The tactile sensation of books, their smell, the individual feeling they confer, all add to a sensory and emotional connection. This connection is often a meaningful part of why we hoard them.

The Fear of Letting Go: Why We Keep Books We Don’t Read

There is a strong link between our memories, our emotional well-being and books. Sometimes, the act of acquiring books is a safety net against uncertainty. The fear of not having a book you might want to read someday, no matter how unlikely, fuels Tsundoku. Some people also preserve books for their future selves, or for their children and grandchildren – a legacy of sorts. We’re also often reluctant to let go of books because we view them as reminders of different periods in our lives.

In addition, there is a certain prestige associated with owning books. Our bookshelves represent our intellectual journeys, hinting at our tastes, interests, and intellectual capacity. Who among us hasn’t stood in awe of a wide array of bookshelves, loaded with stories, ideas and philosophies untold?

The Art of Tsundoku: Aesthetics and Personal Expression

The Beauty of a Personal Library

A personal library, no matter how disorganized it might appear, is an expression of personal taste and a testament to the value one places on knowledge. The sheer presence of books can provide a sense of comfort, quiet, and intellectual engagement.

Moreover, arranging and rearranging books, thematically, aesthetically, or chronologically, can be an artistic process in itself, making our living spaces more personal and intellectually invigorating.

Books as Decor: The Aesthetic Appeal of Tsundoku

Books are not just revered for their content, but also for their physical form. A well-designed book cover can indeed serve as a decorative piece, adding personality to a room.

Even the sight of stacked books, their multicolored spines, the variation in sizes, creates a certain aesthetic appeal that transcends their practical function.

The Science of Tsundoku: Neurological and Behavioral Aspects

Reviewing the latest neuroscience and behavioural research might help us find why Tsundoku is such a worldwide phenomenon.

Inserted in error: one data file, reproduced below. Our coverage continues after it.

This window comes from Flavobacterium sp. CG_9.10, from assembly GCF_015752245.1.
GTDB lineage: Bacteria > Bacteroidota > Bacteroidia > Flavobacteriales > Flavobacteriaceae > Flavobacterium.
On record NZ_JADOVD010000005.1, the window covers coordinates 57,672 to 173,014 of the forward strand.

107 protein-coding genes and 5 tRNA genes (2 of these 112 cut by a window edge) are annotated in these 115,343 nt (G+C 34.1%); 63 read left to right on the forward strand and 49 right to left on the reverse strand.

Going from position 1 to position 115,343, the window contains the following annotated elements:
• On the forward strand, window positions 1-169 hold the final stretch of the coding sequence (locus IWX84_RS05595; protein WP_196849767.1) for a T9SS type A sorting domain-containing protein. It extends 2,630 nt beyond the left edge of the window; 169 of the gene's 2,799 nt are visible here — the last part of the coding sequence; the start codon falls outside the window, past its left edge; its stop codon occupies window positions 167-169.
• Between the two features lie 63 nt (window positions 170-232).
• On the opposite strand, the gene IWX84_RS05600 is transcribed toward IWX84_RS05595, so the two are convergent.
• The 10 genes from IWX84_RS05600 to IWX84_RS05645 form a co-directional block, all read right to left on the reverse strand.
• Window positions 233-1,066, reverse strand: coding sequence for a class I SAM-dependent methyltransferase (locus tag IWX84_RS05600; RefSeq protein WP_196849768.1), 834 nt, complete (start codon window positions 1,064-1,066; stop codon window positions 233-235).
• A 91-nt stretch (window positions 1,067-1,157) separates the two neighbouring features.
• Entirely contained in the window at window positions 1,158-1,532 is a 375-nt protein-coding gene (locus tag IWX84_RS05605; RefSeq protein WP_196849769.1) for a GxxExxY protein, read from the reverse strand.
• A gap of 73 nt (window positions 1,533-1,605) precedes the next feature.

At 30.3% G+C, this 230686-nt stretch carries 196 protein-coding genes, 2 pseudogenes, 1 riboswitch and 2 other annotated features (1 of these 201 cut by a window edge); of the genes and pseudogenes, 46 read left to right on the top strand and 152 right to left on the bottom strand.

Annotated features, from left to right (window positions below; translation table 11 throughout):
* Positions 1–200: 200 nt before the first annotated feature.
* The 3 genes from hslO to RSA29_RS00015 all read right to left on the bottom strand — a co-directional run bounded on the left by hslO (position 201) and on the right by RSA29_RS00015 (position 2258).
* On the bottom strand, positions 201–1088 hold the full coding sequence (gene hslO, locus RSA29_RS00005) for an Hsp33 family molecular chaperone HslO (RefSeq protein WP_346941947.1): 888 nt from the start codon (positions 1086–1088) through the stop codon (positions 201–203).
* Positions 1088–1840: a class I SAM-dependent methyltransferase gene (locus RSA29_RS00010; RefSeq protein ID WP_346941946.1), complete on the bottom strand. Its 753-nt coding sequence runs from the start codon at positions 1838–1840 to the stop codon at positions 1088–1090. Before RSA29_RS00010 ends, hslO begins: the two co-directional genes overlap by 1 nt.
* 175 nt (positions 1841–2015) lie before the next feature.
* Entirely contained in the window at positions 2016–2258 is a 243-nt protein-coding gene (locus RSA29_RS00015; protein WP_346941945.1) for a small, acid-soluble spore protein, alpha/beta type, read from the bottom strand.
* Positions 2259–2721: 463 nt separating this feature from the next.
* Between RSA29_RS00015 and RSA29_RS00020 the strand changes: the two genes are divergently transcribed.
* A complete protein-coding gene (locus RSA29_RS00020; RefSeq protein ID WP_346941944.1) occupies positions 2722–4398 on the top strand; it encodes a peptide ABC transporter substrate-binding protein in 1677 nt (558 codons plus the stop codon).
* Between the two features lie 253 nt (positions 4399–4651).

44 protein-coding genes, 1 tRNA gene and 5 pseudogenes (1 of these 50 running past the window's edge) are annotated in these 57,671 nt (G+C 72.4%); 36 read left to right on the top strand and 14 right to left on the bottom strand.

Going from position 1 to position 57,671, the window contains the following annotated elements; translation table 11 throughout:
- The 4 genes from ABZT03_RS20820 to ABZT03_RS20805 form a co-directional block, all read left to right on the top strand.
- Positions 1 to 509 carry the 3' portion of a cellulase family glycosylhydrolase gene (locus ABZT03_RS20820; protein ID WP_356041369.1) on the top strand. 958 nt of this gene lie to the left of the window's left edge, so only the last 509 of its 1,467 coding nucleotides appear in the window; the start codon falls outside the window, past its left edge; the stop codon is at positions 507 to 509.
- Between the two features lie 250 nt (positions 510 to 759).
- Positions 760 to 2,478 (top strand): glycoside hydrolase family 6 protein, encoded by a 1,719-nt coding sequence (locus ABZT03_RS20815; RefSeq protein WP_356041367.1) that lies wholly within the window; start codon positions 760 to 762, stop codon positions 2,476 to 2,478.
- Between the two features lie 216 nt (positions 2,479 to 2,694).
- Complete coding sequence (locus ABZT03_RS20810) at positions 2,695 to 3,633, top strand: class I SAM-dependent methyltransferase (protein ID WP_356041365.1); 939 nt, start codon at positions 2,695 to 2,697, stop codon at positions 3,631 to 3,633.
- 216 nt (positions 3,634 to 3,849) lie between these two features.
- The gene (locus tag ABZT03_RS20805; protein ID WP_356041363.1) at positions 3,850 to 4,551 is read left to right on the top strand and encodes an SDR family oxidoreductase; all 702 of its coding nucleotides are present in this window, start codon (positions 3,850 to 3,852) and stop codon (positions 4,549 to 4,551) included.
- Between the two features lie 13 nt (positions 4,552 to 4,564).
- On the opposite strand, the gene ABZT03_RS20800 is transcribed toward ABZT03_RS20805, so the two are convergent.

The Dopamine Rush: Buying Books and the Brain

Like everything we purchase, buying a new book stimulates the release of dopamine – the feel-good hormone. In particular, the pleasure peak experienced during the acquisition of a new book, does not necessarily require its consumption. As a result, many books wind up on our shelves, unread.

The Habit Loop: How Tsundoku Becomes a Behavior Pattern

Behavioral science provides another explanation. The acquisition of books can become a habit loop – a repeated process of cue, action, and reward. The sight of a book or a bookstore acts as a cue, acquiring the book is the action, and the transient happiness from purchase is the reward.

The continual repetition of this loop can strengthen neuro-associations, making Tsundoku a behavioral pattern over time.

The Impact of Tsundoku: Pros and Cons

While Tsundoku is a fascinating habit, it’s crucial to strike a balance and understand its potential positive and negative implications.

The Positive Effects of Tsundoku

From a positive perspective, Tsundoku portrays the person as an intellectual aspirant. Books provide a rich source of potential knowledge at one’s fingertips, and each book purchased represents a gateway to a new world of thoughts, ideas, or narratives.

And as discussed earlier, a personal library can enhance aesthetics, adding personality, and charm to one’s living space.

The Potential Downsides of Book Hoarding

On the flip side, hoarding books can turn into an economically and spatially consuming habit. Keeping books you’re unlikely to read doesn’t just take up physical space, it may also mentally clutter your mind with guilt or the relentless pressure to read.

Moreover, excessive book buying might overwhelm some, causing them to lose interest in reading altogether. Therefore, while Tsundoku can be a symbol of intellectual curiosity, a balance must be struck for it to remain a rewarding practice.

In conclusion, Tsundoku, or the habit of hoarding books, is a complex fusion of culture, psychology, art, science, and personal preference. Next time you stack up another book on your bookshelf, remember that it’s not just a book – it’s a nugget of your identity, a slice of your story, and a part of your life’s journey.